Given the enormous need versus the amount the American Recovery and Reinvestment Act of 2009 ultimately devoted to infrastructure, hopes were inevitably dashed when President Barack Obama signed the legislation on Feb. 17.
But in general, readers who'd applied for funding when our survey was deployed April 15 were happy with the results.
“It would‘ve been years before we would have been able to tackle this most needed pavement-overlay project,” wrote one. Not surprisingly, resurfacing and preservation projects, which could be deployed quickly enough to meet the legislation's requirements, dominate the list of approved projects.
Though only $6 billion was made available in loans for water-related projects, managers of water, sewer, and waste-water agencies were similarly grateful.
“This is the start we need to have our system ready for new residential and commercial development,” wrote Gery Marmaduke, city administrator for Hillsboro, Mo., which is waiting to hear back about its request to upgrade water mains from 8 to 12 inches and build a well and 750,000-gallon water tank. Another PUBLIC WORKS reader is receiving funding to make two improvements to a 30-year-old combined sanitary sewer system. “I'm not surprised,” he wrote. “They both have a large impact on conveyance.”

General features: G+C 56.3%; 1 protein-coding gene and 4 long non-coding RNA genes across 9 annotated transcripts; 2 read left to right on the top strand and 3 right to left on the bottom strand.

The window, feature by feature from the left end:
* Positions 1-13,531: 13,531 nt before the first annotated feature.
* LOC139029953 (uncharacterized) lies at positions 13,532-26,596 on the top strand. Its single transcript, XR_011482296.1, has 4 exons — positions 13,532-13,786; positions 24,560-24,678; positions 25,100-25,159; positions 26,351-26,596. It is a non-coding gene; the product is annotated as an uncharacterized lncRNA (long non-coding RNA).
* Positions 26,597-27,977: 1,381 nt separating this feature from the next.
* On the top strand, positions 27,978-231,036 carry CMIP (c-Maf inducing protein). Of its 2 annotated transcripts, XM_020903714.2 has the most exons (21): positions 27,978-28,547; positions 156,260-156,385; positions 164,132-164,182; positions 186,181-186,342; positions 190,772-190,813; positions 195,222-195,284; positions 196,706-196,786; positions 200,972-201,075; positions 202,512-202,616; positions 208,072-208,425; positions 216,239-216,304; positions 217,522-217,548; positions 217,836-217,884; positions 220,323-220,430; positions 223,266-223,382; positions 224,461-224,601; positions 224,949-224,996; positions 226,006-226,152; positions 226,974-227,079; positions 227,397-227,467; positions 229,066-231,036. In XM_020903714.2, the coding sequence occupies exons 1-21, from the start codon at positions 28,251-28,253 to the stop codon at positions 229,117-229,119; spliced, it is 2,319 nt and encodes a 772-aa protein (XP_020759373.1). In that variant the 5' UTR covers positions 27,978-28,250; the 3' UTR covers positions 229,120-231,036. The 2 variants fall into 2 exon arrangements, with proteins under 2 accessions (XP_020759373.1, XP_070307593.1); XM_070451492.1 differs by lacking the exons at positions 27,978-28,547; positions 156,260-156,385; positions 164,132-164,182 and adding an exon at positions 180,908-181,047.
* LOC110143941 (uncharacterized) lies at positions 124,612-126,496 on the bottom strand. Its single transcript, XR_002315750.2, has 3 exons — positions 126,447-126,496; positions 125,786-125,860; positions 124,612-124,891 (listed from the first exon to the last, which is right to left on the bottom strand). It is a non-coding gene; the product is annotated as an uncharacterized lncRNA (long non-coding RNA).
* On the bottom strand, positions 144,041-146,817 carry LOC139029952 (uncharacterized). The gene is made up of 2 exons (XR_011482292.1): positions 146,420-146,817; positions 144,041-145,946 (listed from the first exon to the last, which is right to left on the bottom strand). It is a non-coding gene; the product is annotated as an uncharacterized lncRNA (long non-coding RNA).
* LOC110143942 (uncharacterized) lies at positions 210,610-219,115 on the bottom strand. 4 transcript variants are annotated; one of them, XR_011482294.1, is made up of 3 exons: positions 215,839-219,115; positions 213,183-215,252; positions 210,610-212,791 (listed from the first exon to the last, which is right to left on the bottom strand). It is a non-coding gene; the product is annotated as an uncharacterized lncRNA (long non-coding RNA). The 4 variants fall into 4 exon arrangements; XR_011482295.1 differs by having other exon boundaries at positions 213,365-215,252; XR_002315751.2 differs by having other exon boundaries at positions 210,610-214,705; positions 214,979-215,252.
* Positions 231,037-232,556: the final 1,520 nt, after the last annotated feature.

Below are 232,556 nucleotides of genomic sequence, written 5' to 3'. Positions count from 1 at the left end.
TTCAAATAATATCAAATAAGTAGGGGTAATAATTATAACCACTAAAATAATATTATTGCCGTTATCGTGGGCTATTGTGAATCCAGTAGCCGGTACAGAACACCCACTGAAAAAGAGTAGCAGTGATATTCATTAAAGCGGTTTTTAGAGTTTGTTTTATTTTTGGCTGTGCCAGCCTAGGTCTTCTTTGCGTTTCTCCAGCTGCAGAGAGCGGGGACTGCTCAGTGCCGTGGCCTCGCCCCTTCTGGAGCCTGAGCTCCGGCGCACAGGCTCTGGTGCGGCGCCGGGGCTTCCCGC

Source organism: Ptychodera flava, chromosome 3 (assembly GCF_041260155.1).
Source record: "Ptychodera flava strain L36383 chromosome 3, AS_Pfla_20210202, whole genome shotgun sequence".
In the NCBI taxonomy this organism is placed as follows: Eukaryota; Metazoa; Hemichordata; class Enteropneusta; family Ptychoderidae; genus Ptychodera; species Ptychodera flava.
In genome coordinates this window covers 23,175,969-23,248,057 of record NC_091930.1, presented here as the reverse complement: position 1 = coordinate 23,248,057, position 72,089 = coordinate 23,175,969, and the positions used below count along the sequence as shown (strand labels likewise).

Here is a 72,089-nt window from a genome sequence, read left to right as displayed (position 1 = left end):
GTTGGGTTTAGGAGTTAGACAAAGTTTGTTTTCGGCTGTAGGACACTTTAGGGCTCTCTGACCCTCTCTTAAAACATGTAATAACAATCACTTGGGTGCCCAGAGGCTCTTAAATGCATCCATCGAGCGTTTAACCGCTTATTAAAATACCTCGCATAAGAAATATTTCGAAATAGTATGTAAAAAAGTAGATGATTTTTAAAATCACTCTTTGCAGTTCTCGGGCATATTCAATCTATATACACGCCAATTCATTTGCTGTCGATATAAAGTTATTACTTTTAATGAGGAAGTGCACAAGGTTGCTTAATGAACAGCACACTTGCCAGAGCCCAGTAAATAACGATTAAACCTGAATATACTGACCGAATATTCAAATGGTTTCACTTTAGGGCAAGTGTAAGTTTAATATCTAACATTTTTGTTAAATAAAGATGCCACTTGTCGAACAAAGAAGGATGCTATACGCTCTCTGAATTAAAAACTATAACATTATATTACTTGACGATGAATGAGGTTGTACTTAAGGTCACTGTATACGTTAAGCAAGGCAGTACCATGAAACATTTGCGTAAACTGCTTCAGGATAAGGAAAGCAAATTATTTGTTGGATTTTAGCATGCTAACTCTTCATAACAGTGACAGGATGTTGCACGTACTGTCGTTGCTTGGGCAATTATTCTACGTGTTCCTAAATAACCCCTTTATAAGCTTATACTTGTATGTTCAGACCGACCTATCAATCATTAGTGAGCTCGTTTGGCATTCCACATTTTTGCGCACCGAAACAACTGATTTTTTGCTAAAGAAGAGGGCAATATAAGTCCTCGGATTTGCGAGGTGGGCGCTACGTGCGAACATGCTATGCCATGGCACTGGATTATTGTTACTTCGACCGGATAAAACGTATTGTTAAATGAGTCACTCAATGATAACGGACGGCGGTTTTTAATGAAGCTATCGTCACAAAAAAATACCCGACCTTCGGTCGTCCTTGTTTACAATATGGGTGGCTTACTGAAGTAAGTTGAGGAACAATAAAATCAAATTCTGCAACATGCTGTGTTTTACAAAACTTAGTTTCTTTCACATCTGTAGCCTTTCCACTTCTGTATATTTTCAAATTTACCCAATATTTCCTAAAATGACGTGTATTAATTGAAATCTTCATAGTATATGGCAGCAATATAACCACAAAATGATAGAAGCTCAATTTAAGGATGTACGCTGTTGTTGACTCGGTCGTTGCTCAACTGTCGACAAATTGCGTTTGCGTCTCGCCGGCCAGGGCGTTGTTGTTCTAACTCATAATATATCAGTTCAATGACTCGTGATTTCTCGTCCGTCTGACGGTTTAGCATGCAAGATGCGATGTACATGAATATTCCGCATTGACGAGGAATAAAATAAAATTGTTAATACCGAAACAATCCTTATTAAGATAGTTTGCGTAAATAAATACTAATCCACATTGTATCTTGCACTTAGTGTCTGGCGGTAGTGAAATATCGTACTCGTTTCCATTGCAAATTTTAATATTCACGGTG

Regardless of their area of responsibility, unsuccessful petitioners are frustrated by the lack of information about why a particular request was denied.
- “Seems like all projects were large city ones. They could have spread around the funding more to all size municipalities and villages.”
- “There weren't any projects within a 50-mile radius that received funding.”
- “It's not what you need, but who you know.”
Why were some requests successful and others not? How much will the legislation help assets that were in poor, almost dangerous, shape? What impact will it have on the long-term health of the individual infrastructure sector? How will the Obama administration's promise to U.S. citizens regarding government transparency and accountability affect operations that are already squeezed for resources?